New data published by Kent Reliance as part of its Buy to Let Britain report shows that confidence in the market among landlords fall in the first quarter of the year.
The survey, conducted in association with BDRC Continental and OneSavings Bank, asked 754 landlords how positive they were feeling about the prospects of their portfolios. Fewer than half of all respondents, 41%, said they were feeling confident about the future performance of their properties, down from 44% in the last quarter of 2016.
This marks a steep fall in confidence compared to three years ago when 67% of landlords expressed confidence the future performance of their portfolios.
Only 10% of the landlords surveyed said they had added to their portfolios in the first three months of 2017, while 8% said that they had reduced the number of properties they owned. The numbers reducing their holdings look set to increase, however, with 19% of landlords saying they expect to reduce their portfolios, while only 13% have plans to expand.
These figures reflect the impact of recent reforms to the private rented sector which have left many landlords considering exiting the sector in the face of significantly higher tax bills.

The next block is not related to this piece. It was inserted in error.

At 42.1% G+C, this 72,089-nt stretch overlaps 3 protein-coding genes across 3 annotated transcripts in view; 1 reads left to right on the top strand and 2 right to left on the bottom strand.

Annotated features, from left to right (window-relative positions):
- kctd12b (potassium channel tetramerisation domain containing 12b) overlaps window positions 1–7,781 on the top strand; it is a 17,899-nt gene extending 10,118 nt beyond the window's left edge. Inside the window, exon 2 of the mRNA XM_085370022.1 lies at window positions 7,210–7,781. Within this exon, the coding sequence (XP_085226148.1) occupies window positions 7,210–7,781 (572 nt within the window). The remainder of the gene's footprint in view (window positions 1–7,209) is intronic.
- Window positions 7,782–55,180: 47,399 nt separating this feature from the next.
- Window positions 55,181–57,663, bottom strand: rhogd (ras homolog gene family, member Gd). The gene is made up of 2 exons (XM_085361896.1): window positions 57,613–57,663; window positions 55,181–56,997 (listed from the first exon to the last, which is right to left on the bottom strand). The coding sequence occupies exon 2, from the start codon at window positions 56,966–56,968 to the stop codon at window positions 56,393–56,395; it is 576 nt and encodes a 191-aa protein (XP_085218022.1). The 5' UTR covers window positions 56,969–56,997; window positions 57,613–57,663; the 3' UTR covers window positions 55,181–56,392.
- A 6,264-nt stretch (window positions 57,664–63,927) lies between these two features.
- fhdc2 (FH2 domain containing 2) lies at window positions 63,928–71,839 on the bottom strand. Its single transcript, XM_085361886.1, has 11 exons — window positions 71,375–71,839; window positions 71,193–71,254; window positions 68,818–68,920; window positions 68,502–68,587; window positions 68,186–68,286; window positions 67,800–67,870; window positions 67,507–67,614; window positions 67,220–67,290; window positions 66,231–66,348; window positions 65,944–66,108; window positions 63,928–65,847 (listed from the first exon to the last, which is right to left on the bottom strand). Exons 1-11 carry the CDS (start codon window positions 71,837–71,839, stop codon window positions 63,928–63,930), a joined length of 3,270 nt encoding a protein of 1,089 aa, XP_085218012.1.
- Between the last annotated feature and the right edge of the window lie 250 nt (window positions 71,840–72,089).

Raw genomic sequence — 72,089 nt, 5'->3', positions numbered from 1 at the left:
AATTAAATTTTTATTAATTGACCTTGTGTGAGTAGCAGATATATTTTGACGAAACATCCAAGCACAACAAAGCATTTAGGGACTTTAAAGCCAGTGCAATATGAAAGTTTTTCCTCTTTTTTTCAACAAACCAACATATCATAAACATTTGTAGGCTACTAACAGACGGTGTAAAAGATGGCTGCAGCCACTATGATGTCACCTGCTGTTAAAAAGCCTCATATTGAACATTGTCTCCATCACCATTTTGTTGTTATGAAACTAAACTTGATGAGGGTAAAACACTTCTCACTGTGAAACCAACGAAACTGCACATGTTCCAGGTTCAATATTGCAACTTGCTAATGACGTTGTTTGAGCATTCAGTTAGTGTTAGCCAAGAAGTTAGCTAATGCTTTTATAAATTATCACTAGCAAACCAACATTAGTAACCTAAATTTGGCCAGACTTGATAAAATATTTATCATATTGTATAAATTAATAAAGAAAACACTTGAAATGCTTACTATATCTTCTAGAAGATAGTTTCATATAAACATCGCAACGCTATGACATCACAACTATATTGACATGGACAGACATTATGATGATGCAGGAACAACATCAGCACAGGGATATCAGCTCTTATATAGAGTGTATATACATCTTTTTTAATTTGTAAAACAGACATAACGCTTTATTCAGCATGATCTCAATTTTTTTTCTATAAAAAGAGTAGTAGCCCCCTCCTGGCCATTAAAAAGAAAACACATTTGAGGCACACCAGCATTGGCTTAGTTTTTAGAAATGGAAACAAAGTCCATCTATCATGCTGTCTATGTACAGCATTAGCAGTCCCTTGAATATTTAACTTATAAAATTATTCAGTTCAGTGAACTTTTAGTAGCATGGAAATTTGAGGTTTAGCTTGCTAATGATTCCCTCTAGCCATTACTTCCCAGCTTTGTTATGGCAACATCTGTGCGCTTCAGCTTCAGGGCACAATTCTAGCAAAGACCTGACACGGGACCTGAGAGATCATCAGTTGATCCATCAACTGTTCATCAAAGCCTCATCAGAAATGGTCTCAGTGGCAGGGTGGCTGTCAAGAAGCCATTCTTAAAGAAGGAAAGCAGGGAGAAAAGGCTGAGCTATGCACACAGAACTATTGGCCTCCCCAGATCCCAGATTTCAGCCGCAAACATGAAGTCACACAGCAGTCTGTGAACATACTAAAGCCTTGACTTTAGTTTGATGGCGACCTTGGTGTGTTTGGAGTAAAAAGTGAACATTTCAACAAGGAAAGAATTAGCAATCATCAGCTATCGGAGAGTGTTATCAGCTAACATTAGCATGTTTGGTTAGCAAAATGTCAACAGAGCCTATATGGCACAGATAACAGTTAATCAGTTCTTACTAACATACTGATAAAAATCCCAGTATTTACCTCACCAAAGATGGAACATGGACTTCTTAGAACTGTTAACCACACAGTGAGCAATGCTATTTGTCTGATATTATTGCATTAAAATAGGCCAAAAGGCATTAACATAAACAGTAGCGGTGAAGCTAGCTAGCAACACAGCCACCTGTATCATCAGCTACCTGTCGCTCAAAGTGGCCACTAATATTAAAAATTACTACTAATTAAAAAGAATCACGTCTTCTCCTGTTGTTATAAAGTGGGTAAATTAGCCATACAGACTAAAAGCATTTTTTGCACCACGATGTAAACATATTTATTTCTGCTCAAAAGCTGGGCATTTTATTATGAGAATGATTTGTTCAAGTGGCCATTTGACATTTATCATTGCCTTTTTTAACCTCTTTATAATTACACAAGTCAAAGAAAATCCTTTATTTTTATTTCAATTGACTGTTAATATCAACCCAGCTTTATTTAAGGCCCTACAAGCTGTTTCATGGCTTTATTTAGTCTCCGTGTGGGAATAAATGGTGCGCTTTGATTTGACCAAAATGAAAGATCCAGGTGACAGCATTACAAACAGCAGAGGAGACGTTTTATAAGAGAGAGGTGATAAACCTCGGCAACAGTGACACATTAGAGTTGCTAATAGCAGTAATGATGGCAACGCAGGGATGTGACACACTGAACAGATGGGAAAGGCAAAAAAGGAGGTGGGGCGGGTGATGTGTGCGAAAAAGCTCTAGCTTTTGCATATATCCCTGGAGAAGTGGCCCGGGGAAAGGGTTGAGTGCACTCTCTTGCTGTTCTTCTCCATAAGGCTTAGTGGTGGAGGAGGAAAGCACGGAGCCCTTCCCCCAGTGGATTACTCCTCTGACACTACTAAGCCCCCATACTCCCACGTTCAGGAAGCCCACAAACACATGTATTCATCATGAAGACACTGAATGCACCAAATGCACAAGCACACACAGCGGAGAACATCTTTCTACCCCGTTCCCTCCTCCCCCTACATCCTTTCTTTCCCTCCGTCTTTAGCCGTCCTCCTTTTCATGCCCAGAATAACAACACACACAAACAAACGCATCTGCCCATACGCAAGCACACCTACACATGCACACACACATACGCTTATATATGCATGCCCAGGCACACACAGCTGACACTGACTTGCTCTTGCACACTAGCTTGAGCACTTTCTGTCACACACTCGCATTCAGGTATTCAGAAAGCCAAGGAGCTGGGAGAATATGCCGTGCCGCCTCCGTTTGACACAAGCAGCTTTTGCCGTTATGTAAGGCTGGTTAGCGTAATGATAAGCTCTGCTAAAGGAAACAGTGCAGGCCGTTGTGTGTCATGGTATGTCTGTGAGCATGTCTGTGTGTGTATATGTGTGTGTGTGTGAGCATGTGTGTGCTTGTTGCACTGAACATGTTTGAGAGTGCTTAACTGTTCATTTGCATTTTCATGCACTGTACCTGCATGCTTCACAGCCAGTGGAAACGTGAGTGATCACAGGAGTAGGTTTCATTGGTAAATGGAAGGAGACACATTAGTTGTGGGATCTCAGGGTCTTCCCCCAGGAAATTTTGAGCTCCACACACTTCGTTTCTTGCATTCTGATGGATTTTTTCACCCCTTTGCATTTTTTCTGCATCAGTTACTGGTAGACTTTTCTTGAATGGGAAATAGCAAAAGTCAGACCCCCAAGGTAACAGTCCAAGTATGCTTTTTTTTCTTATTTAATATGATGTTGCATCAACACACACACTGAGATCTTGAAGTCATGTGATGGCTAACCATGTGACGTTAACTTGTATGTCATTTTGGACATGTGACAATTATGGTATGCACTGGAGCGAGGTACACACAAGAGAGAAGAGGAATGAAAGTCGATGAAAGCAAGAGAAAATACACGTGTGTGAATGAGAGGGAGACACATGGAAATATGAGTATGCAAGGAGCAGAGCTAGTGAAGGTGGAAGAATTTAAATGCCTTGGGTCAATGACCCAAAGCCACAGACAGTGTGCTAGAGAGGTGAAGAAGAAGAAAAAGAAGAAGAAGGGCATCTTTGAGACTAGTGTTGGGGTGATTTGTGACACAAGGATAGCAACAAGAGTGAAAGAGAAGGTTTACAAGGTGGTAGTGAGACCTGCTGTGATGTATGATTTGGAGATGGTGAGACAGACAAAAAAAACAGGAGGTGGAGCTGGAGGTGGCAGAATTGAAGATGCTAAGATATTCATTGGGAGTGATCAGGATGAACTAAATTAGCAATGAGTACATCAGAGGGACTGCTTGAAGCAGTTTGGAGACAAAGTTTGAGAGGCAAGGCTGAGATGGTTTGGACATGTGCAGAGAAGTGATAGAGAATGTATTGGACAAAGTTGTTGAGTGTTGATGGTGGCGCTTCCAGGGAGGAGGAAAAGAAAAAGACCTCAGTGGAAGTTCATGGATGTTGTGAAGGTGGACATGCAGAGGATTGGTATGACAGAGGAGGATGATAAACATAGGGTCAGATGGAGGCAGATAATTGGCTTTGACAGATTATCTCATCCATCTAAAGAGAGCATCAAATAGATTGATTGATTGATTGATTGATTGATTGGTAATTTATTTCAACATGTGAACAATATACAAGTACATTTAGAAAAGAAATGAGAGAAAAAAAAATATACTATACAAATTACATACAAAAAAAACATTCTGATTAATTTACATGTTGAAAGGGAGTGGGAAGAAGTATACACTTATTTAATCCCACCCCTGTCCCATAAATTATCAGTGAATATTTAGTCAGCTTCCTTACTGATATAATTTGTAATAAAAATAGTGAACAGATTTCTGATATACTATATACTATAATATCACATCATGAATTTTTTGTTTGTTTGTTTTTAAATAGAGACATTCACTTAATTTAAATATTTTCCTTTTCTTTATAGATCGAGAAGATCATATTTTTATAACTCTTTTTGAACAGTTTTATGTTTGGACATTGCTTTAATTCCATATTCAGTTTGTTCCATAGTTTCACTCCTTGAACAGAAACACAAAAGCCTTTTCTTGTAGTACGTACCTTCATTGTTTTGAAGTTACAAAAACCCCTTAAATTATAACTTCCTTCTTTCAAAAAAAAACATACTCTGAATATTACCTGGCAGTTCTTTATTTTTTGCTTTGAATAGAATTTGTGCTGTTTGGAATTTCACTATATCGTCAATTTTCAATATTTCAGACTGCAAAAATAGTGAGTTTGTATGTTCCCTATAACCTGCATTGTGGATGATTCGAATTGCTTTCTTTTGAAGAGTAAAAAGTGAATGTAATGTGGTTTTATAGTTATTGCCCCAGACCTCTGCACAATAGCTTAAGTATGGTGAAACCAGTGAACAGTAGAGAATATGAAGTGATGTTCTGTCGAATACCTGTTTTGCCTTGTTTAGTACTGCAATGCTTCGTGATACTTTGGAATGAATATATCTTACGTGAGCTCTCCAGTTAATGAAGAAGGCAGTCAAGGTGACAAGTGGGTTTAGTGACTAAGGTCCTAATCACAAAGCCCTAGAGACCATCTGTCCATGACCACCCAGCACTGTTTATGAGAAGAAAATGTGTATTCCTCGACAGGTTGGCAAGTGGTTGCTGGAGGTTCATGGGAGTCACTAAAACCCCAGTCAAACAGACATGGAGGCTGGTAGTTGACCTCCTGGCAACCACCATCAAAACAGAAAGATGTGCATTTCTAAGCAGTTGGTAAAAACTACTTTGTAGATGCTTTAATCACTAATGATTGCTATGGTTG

Demand also appears to be slowing, with 27% of landlords reporting an increase in demand, down significantly on the same time last year when 39% reported increasing demand.
Andy Goulding, chief executive officer of OneSavings Bank, said changes have come thick and fast for landlords.
He said; This April saw changes to tax treatment of BTL mortgages introduced, raising costs for many landlords. The Prudential Regulation Authority first round of changes to mortgage underwriting took effect from January, with the second; altering the way larger portfolio landlords are treated, set to come in to play in October.
“Against this backdrop, costs continue to rise, even before we factor in higher tax bills for many landlords. In the last report from our Buy to Let Britain Research Series showed that the annual running costs of a buy to let property have reached £3,632, up a quarter since 2007.
“These factors are clearly beginning to drag on the growth of the sector; landlords have had to navigate the changing tides of taxation and regulation, at the same time as seeing the cost of doing business increase. We look at how they are doing so, how returns and rents are performing, and whether demand for, and access to, mortgage finance has been hit.”
If you’re a landlord worried about the prospects for your portfolio or are considering exiting the sector but have debt worries, contact Landlord Debt Advisory on 0161 222 4311 or go online to landlorddebtadvisory.com.